Josephine, my grandmother, eschewed outmoded ways. She worked on the line at the Goodyear plant (garnering herself a medal for working endless days, without a break, during the war years), married a northerner, an aspiring jazz musician, drove a Pontiac Catalina, and, when it became acceptable for women to wear slacks, she slipped them on. She enjoyed a Rolling Rock pony from time to time, but she did not enjoy boiled custard, and she did not make it.
The task of carrying on the southern tradition of boiled custard in the north fell to Evelyn, who excelled at making sweets—caramel cake, chess pie, custard-style ice cream, pecan balls, coconut cake. Evelyn worked as a secretary at Goodyear, drove a Dodge Dart, wore horn-rimmed glasses and hats to church on Sunday and dresses every day of the week. She doted on the rose bushes in her garden out back, behind her house at 716 Excelsior Avenue, and, on two generations of nieces and nephews, scolding them when necessary, but always half-heartedly. She would rather enjoy a coke float with us than discipline us. We called her simply “Auntie,” pronounced Ā-nē.
By the time I was of a remembering age, in the late sixties, the boiled custard days at Excelsior Avenue were over. Auntie’s husband, Brownlow, had died many years prior and most of Josephine’s children had moved away from Akron. Auntie no longer held large gatherings at her house at the holiday time.
With the help of my aunt, uncle, and mother, I have some idea of what the Christmas-time servings of boiled custard were like. Aunt Linda, Josephine’s youngest child, recalls Auntie making a big batch of boiled custard, always in the same gray pot, and setting the pot outside in the snow to cool. When Linda was old enough she would help to stir the custard (a good use for child labor), and when she was even bigger, Linda had the privilege of carrying the steaming pot of custard outside herself. Once it was chilled, Auntie served it in small dried-beef-jars-cum-drinking-glasses with a small spoon. Linda recalls enjoying Auntie’s boiled custard, and remembers it as being mostly smooth, most of the time. Uncle Carl, Josephine’s middle child, doesn’t have the same fond memory of those obligatory servings. He adored Auntie, but not her custard: “Mmm, Auntie’s boiled custard . . . those small bits of cooked egg were, uh, a little off-putting.” Like Carl, my mother distinctly remembers a little texture to the creamy custard, sort of like tapioca pudding. But that didn’t keep her from enjoying its delicious, sweet taste. My father, Josephine’s eldest, would have had Auntie’s custard, too, but he died when I was still a child, long before having any idea that I would one day like to ask him about it.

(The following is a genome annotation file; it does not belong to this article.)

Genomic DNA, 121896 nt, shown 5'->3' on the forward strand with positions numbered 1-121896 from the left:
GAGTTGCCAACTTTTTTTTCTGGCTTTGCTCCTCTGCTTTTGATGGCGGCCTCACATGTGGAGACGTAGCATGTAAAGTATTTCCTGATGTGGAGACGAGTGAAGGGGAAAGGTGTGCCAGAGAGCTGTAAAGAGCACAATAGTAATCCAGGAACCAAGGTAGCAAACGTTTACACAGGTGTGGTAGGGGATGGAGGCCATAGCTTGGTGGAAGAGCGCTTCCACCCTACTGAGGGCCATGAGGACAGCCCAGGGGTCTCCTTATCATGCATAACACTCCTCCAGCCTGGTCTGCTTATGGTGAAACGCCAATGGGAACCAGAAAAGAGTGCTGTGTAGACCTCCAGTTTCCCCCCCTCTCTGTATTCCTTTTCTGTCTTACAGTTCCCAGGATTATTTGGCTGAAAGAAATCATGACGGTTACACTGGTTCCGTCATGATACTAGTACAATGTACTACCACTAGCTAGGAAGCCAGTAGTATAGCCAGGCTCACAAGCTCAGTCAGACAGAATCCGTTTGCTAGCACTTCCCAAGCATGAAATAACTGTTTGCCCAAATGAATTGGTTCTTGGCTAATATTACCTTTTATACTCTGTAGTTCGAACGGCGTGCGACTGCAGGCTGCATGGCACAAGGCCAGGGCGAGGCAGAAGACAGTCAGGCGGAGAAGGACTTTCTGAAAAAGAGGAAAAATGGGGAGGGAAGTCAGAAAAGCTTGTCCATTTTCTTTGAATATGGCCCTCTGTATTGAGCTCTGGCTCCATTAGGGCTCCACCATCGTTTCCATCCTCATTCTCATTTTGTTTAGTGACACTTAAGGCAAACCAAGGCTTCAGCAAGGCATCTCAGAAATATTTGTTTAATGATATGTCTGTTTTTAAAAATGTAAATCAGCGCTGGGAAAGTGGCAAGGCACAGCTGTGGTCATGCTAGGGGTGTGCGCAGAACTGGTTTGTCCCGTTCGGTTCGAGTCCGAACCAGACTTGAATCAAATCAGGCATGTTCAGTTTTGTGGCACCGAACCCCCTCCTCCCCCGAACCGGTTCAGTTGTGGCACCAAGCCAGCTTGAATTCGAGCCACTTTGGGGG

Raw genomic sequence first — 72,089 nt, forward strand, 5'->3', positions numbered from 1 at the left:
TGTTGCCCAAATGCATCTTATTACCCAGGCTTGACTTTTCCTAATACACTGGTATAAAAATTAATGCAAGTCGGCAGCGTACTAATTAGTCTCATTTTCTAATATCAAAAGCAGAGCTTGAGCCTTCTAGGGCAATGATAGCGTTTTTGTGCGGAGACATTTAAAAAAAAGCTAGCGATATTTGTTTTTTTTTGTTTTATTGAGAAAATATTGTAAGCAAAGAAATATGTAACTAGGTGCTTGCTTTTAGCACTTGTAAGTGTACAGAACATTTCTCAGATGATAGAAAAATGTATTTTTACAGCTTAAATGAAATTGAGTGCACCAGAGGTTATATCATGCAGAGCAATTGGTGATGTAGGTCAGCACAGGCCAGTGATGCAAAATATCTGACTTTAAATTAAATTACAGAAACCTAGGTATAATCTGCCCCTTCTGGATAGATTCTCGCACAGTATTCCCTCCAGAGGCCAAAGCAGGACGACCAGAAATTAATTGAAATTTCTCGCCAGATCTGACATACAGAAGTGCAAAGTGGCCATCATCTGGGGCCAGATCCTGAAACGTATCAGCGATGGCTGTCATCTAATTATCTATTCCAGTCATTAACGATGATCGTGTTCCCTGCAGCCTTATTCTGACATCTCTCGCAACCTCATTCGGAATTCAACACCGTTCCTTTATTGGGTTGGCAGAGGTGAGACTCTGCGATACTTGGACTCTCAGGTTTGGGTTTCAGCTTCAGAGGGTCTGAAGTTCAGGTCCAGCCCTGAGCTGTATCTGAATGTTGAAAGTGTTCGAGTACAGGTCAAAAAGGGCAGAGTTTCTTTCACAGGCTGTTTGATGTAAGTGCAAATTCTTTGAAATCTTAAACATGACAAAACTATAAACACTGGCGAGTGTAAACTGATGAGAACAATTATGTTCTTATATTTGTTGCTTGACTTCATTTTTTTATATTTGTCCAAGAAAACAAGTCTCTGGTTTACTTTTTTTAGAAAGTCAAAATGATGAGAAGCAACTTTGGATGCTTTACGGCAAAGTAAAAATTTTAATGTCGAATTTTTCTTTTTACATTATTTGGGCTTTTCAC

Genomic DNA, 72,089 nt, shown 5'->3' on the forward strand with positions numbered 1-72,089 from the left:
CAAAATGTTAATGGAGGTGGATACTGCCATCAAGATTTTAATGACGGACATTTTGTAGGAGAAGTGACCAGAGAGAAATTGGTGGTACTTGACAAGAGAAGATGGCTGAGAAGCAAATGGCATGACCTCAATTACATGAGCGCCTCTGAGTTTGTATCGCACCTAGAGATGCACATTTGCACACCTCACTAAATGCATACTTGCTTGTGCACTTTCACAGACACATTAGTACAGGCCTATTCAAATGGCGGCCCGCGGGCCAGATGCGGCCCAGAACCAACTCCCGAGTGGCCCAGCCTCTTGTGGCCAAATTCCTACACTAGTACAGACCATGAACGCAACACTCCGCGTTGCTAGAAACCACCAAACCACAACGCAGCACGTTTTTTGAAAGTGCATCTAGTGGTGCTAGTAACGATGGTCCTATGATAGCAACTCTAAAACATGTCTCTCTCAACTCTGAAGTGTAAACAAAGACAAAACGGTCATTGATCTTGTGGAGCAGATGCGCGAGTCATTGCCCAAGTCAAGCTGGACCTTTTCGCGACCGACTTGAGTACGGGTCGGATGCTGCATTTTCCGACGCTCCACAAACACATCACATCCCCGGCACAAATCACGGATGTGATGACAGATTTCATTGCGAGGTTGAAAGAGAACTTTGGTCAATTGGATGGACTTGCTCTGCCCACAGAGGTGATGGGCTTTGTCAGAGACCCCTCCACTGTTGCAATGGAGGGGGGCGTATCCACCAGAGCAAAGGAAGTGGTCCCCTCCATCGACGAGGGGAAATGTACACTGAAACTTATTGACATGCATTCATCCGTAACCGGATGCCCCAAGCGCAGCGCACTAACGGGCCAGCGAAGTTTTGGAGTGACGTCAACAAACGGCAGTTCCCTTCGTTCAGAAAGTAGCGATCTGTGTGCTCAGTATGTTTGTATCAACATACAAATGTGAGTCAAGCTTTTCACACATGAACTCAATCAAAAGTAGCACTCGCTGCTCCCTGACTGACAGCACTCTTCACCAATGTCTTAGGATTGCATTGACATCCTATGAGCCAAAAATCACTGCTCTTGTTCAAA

(Footnote: I’m a fact checker by nature. To verify my relations’ recollections of Auntie’s boiled custard I went straight to the primary source(s), or tried to. I pulled out a Ouija board, set a pair of my grandmother’s earrings beside it, and asked her why she didn’t like boiled custard. When she didn’t respond, I changed the question to ask if the actual fact was that she didn’t like to make it because she’d had spent too many hours stirring boiled custard when growing up. I recall her vowing to never eat certain foods in her adult life that she had helped to prepare one to too many times during her childhood, often foods for the boarders at her mother’s boarding house. I tried to reach Auntie and my father as well, but unfortunately none of them responded.)